4Strong Women enter the Chaffee
By: Jana DeCamilla
“I hope I played a role in helping my daughter become an artist. When she was six years old, she had a space in my studio and I hung her work. Her interest in making art was always validated,” Carolyn Shattuck recalls.
She describes herself as a feminist mom who encouraged her daughter to make art from the ideas she had rather than aiming to create “pretty art”.
Shattuck is one of the featured artists in the Chaffee Art Center’s new exhibit “4Strong Women”. Her exhibit “Impermanence” focuses on her study of Buddhism.
“My main focus is to align my beliefs with the acceptance of life and death.
In the works on paper, I have incorporated Puritan symbols such as hourglasses and urns in a still life setting,” Shattuck says.
She also says attending Bard College for her MFA created a unique viewpoint.
“(It) taught me to act on my ideas without any restraints of gender bias.
It was a mantra to speak your mind or you were not being honest,” Shattuck shares.
“I would say to young women to keep putting one foot ahead of the other and not be deterred.”
Fellow featured artist Mary Fran Lloyd shares a similar sentiment.
“Most often, when I was told that I could not achieve a certain goal, I would be more inspired to prove that I could,” Mary Fran Lloyd says.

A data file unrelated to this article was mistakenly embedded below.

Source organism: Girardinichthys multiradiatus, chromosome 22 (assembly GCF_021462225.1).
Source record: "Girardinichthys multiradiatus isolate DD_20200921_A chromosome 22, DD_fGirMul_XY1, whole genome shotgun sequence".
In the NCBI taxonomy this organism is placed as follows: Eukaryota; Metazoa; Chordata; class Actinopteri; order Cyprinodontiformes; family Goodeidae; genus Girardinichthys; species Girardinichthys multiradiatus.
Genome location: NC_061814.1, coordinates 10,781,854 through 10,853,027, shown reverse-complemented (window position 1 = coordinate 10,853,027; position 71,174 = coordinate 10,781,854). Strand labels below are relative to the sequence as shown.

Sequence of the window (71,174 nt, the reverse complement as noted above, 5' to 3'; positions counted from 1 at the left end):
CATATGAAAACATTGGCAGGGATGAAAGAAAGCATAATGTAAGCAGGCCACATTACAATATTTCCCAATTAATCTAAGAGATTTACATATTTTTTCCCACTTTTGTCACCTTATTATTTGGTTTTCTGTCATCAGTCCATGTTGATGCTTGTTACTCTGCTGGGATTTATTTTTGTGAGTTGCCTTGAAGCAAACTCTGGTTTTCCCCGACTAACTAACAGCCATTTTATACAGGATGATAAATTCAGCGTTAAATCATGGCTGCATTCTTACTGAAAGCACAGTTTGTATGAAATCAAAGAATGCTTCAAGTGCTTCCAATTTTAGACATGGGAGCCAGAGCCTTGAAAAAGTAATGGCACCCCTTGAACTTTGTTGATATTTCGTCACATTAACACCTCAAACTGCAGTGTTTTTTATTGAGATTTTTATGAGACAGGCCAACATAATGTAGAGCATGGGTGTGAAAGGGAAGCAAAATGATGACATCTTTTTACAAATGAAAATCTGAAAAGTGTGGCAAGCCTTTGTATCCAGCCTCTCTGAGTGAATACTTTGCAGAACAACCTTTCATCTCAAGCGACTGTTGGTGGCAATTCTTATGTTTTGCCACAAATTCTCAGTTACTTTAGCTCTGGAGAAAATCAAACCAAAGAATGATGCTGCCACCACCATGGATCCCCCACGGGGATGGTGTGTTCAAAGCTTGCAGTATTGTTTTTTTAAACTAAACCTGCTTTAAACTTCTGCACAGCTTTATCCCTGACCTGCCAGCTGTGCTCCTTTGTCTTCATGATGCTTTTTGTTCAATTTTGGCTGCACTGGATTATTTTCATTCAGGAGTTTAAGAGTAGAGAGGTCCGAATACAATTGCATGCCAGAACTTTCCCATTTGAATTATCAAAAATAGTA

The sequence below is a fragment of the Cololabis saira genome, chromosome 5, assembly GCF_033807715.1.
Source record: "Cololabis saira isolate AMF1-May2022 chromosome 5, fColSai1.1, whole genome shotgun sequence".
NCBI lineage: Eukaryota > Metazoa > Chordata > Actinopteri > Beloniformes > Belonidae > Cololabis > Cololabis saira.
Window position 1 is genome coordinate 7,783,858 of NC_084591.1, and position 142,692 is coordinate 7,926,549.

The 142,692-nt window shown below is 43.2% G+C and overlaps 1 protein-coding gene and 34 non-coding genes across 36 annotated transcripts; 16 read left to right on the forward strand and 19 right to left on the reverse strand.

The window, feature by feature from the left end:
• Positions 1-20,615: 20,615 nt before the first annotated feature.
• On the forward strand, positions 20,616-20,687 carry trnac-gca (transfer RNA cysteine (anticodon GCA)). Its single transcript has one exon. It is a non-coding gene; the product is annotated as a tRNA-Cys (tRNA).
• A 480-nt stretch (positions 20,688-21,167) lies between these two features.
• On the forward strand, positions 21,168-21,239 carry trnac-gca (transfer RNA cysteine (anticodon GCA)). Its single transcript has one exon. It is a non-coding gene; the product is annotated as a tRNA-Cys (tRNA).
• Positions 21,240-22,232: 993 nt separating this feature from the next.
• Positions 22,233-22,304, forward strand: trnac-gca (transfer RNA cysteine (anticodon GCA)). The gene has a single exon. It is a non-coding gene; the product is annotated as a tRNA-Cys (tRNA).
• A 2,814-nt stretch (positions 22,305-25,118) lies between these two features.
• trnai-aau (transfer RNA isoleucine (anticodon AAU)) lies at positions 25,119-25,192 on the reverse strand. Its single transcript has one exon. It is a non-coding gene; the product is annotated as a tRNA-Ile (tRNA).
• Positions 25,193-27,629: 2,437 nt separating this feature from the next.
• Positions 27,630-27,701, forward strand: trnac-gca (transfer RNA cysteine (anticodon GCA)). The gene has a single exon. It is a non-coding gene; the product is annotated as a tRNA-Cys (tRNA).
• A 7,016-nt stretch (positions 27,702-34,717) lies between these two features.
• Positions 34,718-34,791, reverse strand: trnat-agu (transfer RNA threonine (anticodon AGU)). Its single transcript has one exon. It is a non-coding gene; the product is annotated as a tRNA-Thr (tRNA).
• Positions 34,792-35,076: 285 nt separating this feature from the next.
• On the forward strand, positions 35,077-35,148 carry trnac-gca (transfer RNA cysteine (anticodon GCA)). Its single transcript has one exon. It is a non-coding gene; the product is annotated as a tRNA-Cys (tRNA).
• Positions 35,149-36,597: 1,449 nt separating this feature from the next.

Her exhibit “UNFOLDING THOUGHTS” is about the aging process and the joy that can be found in our memories. The Folding Line is a series using line drawing and color to express the realization of getting older.
“I tried to create the activity and excitement needed to express such profound memories that are more often realized as we age at a time when all of life comes together. When we allow ourselves to talk about how our life experience has made us into who we are today,” Lloyd explains.
She chose this for the exhibit at the Chaffee because art has always encouraged her to be bold and headstrong to get where she wanted in life.
“I realized in my younger years if I want to get to a special place in life, I have to work for it and that I have to be bold and unafraid. Art has allowed me to express what is in my heart and soul, the highs and the lows, the good and the bad, and has given me the strength to always go forward in a positive manner,” Lloyd says.
She would tell young girls and women pursuing a career in the arts to follow their hearts.
“Be bold and unafraid,” Lloyd encourages.
Christine Holzschuh, featured exhibit artist, believes this as well but recommends practice for aspiring artists.
“Just do it! The only way you gain expertise is to practice your craft daily,” Holzschuh says.
Holzschuh was diagnosed with a terminal brain tumor this past January. She says she used her collection “Respite” as a break from the manageable treatment she is undergoing.
“Giving yourself the freedom to rest and recuperate can be an ultimate gift. Respite was the word that came to mind when I started to think about what I wanted to say,” she says.
The final featured artist, Sandy Mayo, chose to include an interactive series in the first exhibit of the summer. Her contribution “Back to the Garden” consists of $50 prints and black and white prints that are left unfinished, encouraging guests to fill in their own colors.
“The Chaffee is trying to fill its gallery again and reopen to previous capacity, they’re asking people to come and be connected and I wanted to add to that,” Mayo shares.
Mayo wants guests to take some time out to remember the simple beauty life offers.
“It’s just a little timeout, you can find a little joy and a little creativity here,” Mayo concludes.